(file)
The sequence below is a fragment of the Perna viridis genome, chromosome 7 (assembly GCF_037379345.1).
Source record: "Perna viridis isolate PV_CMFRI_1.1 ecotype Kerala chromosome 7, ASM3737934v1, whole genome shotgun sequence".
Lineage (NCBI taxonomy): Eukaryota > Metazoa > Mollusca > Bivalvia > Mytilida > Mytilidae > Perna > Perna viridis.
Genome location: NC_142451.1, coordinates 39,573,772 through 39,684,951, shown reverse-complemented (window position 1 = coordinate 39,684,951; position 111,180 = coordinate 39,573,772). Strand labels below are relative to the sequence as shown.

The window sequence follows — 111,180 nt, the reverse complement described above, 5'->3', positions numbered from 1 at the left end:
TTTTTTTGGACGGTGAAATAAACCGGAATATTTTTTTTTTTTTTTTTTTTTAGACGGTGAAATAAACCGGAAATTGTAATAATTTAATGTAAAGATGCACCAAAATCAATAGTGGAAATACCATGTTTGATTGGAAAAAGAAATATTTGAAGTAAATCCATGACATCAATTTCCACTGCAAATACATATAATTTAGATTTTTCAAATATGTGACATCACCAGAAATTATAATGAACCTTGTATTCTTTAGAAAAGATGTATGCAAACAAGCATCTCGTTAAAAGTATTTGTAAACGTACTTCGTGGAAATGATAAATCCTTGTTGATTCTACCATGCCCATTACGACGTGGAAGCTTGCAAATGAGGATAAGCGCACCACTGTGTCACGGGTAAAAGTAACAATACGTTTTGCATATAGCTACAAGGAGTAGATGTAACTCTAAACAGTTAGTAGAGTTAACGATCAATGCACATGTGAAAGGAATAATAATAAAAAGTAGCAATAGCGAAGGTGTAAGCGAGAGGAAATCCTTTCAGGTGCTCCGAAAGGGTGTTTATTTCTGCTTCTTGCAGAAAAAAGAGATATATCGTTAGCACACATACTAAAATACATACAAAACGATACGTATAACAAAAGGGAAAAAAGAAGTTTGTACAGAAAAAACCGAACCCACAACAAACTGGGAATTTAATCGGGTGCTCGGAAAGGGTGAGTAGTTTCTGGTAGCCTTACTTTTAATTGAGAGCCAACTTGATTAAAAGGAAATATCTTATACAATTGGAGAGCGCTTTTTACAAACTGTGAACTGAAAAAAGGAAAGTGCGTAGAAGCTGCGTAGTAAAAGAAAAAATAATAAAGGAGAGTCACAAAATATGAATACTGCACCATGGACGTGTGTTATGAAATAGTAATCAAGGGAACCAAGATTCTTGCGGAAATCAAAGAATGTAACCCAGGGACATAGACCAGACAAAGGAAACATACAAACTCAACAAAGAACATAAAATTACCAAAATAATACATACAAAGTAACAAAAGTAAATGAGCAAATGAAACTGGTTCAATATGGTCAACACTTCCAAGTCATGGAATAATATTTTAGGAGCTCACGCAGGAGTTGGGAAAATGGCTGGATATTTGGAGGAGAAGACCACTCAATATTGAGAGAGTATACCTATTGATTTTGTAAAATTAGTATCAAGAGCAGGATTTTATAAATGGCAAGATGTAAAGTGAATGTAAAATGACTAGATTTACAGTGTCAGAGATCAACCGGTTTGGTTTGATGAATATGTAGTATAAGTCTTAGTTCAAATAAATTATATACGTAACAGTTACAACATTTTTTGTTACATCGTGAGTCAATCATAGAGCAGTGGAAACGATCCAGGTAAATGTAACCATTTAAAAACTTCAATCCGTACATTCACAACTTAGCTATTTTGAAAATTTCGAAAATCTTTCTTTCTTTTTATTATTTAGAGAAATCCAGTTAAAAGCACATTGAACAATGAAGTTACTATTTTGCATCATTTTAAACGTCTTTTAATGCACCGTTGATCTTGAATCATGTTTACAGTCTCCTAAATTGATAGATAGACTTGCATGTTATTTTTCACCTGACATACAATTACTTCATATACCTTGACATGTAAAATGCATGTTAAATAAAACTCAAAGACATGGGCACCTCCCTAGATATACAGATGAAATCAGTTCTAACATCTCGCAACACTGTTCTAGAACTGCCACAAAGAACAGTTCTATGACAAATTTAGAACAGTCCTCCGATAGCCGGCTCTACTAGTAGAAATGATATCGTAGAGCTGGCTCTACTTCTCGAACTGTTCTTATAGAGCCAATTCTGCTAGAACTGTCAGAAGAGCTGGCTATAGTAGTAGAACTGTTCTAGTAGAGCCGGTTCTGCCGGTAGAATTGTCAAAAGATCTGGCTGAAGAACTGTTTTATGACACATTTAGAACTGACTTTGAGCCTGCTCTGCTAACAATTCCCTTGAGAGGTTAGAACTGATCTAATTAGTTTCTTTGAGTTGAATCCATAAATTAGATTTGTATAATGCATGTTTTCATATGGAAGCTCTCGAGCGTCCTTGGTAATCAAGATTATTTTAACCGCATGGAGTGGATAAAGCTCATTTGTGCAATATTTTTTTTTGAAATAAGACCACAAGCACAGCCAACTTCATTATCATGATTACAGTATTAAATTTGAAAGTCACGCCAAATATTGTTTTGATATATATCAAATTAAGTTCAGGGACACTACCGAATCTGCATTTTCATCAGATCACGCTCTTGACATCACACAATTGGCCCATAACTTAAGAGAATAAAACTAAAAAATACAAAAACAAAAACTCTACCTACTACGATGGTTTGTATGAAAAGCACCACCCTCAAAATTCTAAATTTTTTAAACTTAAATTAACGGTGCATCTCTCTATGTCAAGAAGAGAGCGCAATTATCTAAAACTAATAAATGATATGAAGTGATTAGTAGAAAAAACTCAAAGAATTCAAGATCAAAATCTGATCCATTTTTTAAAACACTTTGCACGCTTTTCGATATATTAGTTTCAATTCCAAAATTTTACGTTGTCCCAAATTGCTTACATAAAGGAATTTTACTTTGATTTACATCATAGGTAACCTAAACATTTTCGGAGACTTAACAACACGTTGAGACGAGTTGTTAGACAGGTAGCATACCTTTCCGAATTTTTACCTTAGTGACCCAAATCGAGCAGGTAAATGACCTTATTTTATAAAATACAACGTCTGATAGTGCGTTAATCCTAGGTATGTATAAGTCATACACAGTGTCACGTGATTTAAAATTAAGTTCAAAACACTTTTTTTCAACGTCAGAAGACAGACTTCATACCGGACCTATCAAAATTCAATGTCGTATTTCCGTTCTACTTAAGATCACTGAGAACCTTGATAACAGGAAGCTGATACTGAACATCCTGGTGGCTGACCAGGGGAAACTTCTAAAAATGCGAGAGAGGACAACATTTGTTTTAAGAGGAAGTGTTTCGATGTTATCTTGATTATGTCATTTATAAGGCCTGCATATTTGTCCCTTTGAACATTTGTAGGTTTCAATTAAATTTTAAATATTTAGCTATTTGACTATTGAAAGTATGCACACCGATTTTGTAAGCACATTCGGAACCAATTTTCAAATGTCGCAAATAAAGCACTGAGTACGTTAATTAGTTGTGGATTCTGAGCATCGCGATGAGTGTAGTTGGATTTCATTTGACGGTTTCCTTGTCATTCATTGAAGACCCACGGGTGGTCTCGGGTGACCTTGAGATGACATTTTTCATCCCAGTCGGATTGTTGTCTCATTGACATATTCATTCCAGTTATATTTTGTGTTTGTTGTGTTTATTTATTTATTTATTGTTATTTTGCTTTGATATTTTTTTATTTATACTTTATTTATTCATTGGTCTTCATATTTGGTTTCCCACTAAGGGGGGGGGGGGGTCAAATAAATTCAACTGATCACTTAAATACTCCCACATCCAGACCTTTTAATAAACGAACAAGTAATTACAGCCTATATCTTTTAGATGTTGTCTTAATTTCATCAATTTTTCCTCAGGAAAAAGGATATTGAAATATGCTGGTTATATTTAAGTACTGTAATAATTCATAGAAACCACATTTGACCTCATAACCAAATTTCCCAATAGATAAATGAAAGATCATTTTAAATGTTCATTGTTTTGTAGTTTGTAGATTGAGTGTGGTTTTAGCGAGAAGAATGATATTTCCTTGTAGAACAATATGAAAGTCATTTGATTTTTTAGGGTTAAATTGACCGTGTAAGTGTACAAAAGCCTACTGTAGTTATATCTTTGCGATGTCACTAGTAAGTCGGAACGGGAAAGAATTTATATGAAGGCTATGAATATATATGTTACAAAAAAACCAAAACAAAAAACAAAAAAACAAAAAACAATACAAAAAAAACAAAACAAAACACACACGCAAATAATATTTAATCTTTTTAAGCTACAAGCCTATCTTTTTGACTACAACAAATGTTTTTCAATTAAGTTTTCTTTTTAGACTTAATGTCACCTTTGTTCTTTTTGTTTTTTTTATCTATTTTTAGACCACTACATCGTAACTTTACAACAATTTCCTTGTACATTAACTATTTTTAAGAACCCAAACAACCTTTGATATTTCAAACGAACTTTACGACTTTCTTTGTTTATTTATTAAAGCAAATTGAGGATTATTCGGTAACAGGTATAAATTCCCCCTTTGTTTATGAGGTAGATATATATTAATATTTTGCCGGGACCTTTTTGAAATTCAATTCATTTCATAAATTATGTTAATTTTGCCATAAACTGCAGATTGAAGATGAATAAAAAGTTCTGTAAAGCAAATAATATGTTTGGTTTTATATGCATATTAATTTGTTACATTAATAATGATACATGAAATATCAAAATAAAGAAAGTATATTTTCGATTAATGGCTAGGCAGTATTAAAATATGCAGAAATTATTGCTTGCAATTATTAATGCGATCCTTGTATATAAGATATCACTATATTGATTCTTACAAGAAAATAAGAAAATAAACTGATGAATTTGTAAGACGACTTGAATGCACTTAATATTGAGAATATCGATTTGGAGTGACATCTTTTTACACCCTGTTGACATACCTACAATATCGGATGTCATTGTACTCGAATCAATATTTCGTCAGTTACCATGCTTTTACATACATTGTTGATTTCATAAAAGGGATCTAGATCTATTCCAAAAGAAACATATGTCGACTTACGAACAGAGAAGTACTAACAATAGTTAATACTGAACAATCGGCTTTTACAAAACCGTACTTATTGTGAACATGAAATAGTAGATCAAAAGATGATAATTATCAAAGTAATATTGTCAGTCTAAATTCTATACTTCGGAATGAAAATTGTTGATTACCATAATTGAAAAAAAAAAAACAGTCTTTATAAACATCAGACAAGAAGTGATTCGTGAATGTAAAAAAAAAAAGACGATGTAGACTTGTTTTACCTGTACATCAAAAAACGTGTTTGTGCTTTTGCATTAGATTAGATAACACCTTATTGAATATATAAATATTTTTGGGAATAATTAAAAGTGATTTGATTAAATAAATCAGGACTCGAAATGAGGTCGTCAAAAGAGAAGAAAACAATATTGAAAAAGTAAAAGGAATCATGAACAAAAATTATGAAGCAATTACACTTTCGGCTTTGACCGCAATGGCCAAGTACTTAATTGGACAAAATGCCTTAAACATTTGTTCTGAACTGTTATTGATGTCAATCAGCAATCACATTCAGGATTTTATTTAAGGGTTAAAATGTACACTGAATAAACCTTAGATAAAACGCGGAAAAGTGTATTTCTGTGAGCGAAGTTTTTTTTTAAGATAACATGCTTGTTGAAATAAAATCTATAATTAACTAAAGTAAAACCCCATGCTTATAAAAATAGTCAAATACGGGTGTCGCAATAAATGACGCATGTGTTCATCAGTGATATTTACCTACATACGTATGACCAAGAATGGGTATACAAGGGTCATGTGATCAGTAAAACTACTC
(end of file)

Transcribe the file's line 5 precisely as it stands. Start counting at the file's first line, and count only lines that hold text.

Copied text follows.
The window sequence follows — 111,180 nt, the reverse complement described above, 5'->3', positions numbered from 1 at the left end: